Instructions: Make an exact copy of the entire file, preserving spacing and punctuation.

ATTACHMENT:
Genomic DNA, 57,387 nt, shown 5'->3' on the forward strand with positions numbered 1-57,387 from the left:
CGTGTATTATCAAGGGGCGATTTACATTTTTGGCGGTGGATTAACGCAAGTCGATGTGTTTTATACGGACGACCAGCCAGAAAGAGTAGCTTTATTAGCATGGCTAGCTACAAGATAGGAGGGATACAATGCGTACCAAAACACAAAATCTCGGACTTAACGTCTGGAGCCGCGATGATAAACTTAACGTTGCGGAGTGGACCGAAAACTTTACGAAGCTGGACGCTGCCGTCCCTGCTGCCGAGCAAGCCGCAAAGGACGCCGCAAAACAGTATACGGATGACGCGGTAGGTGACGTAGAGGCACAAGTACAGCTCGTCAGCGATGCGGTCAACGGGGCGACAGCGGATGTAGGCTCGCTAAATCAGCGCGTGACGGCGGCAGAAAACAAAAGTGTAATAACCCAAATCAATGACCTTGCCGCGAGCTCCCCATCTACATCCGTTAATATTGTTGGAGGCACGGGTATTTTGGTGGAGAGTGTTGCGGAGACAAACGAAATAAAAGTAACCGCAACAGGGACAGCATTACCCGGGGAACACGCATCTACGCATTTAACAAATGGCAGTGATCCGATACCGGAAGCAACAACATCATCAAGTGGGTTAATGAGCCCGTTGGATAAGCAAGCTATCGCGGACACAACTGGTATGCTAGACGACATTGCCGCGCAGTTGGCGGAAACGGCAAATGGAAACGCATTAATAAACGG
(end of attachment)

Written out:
Genomic DNA, 57,387 nt, shown 5'->3' on the forward strand with positions numbered 1-57,387 from the left:
CGTGTATTATCAAGGGGCGATTTACATTTTTGGCGGTGGATTAACGCAAGTCGATGTGTTTTATACGGACGACCAGCCAGAAAGAGTAGCTTTATTAGCATGGCTAGCTACAAGATAGGAGGGATACAATGCGTACCAAAACACAAAATCTCGGACTTAACGTCTGGAGCCGCGATGATAAACTTAACGTTGCGGAGTGGACCGAAAACTTTACGAAGCTGGACGCTGCCGTCCCTGCTGCCGAGCAAGCCGCAAAGGACGCCGCAAAACAGTATACGGATGACGCGGTAGGTGACGTAGAGGCACAAGTACAGCTCGTCAGCGATGCGGTCAACGGGGCGACAGCGGATGTAGGCTCGCTAAATCAGCGCGTGACGGCGGCAGAAAACAAAAGTGTAATAACCCAAATCAATGACCTTGCCGCGAGCTCCCCATCTACATCCGTTAATATTGTTGGAGGCACGGGTATTTTGGTGGAGAGTGTTGCGGAGACAAACGAAATAAAAGTAACCGCAACAGGGACAGCATTACCCGGGGAACACGCATCTACGCATTTAACAAATGGCAGTGATCCGATACCGGAAGCAACAACATCATCAAGTGGGTTAATGAGCCCGTTGGATAAGCAAGCTATCGCGGACACAACTGGTATGCTAGACGACATTGCCGCGCAGTTGGCGGAAACGGCAAATGGAAACGCATTAATAAACGG